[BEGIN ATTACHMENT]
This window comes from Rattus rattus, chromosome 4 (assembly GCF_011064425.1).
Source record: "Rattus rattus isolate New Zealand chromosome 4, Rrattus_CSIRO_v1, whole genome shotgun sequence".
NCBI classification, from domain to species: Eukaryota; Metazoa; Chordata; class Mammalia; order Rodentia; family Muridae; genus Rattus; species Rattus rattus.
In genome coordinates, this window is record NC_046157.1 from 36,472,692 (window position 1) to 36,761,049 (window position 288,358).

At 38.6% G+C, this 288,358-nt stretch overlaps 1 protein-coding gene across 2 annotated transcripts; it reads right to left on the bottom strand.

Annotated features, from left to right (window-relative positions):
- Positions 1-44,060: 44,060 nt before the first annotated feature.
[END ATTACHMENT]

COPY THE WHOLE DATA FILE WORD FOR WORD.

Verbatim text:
This window comes from Rattus rattus, chromosome 4 (assembly GCF_011064425.1).
Source record: "Rattus rattus isolate New Zealand chromosome 4, Rrattus_CSIRO_v1, whole genome shotgun sequence".
NCBI classification, from domain to species: Eukaryota; Metazoa; Chordata; class Mammalia; order Rodentia; family Muridae; genus Rattus; species Rattus rattus.
In genome coordinates, this window is record NC_046157.1 from 36,472,692 (window position 1) to 36,761,049 (window position 288,358).

At 38.6% G+C, this 288,358-nt stretch overlaps 1 protein-coding gene across 2 annotated transcripts; it reads right to left on the bottom strand.

Annotated features, from left to right (window-relative positions):
- Positions 1-44,060: 44,060 nt before the first annotated feature.